Dealing with Tax Issues and Tax Debt

 

One of my major areas of practice deals with tax law and controversies as well as how to tailor solutions for my clients facing these dilemmas. Typically, if you are looking to speak to an attorney about tax issues you likely fall into one of these two categories.

1. You have unexpected income or assets and need to know the tax ramifications.

You are likely very optimistic because you’ve come into some sort of major income or assets and need guidance on how to navigate the complex system of tax laws and, tax planning strategies.

2. You have outstanding tax debt and have received a notice from the IRS.

This type of tax issue is more common. You have received some sort of notice from the IRS that you owe an outstanding amount of back tax debt. The notice usually comes in the form of a letter to you detailing the debt that you owe.

Avoid Tax Scams

If you have gotten suspect phone calls from an individual identifying themselves as an IRS agent and asking for immediate payment, it’s a scam.

How to Identify a Tax Scam

  1. IRS agents typically only call if you are being audited. They will identify themselves as a Revenue Agent with their badge number.
  2. The IRS does not ask for payments over the phone.
  3. If you owe back taxes you will be notified through the mail.

If you have received suspicious phone calls from “IRS agents” please remember not to give out any personal information.

Contact Us Today for a free consultation 616-608-3061

Options for dealing with Tax Debt

If you are dealing with legitimate tax debt, we know it can be extremely stressful and in some cases you may be worried about losing your property or having your wages garnished. There are a number of options that may be available to you depending on your situation. Remember that everyone’s story is different and the facts vary from case to case. There isn’t a blanket answer for each type of situation and instead a solution needs to be tailored to your circumstances. But, let’s talk about a few of those potential options if you’re saddled with a large amount of tax debt.

1. Pay the debt

The first option, and easiest, is simply to pay the debt. The IRS notice will provide you with an address where you can send a certified check or money order. However, this option may not feasible to most depending on your financial situation.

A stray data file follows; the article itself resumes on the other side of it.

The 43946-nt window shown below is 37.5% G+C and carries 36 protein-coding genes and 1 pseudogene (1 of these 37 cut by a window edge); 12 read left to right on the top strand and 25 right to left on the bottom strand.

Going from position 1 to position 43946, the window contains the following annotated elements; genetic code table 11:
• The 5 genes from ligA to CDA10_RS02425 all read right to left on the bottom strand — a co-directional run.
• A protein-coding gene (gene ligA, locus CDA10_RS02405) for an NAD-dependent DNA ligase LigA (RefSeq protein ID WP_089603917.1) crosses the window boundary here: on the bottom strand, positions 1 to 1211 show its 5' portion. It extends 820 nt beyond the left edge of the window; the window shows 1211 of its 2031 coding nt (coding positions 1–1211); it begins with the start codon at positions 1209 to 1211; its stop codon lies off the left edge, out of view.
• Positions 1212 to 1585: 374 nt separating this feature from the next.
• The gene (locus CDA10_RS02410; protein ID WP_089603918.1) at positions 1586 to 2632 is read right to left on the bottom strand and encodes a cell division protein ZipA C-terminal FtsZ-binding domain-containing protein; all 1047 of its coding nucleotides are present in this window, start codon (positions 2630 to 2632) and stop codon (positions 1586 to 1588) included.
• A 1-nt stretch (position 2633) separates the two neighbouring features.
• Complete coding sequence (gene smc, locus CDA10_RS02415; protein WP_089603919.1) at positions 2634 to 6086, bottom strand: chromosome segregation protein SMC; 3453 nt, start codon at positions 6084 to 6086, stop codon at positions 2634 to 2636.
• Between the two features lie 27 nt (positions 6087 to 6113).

2. Installment Plan

The installment payment plan allows you to pay off your tax debt with monthly payments to the IRS until the debt is paid in full. There are a few restrictions, however. You must be current on all your tax filings and you must meet the payment dates. Additionally, the IRS will apply any future tax refunds to your outstanding debt. This seems unfortunate but if you are to receive any future tax refunds, it will help to pay down the debt at a faster pace.

3. Offer in Compromise

The Offer in Compromise program was established by Congress and allows qualifying taxpayers to settle their outstanding IRS debt for less than what is owed. There are a number of qualifying factors: your income, assets, and expenses. How much you end up offering the IRS to satisfy your outstanding debts is a function of those factors. There’s a lot of time and energy that goes into an Offer in Compromise so you want to be sure your attorney is well versed in preparing the necessary forms with sufficient back-up documentation.

The IRS allows individuals to pay their total offer amount, if accepted, in one of two ways:

  • Lump-sum payments over a five-month period of time
  • Installment like payments over a 6 to 24-month period of time. The 6-to-24-month period of time tends to be a little costlier in the long run, but reduces your monthly payments.

If you qualify for the Offer in Compromise program and your qualified offer is accepted, this is a great way to eliminate your outstanding tax debt.

4. Bankruptcy

The last potential solution, and a worse-case scenario, is to look towards bankruptcy. Bankruptcy offers some great options with regard to tax debt, contrary to popular belief. Certain tax debts can be wiped away in either a Chapter 7 or Chapter 13 bankruptcy and for those that can’t, a Chapter 13 allows you a 3 to 5-year period of time to pay off those debts with some flexibility. The upside of a bankruptcy is that your creditors cannot come after you while you are in it.

As you can see, there are a number of options to settle your outstanding tax debt. I’d highly recommend speaking with an attorney if you’re dealing with the IRS and preferably, one with experience to understand your options. Our office offers free initial consultations and we’d be happy to assist with all your IRS problems.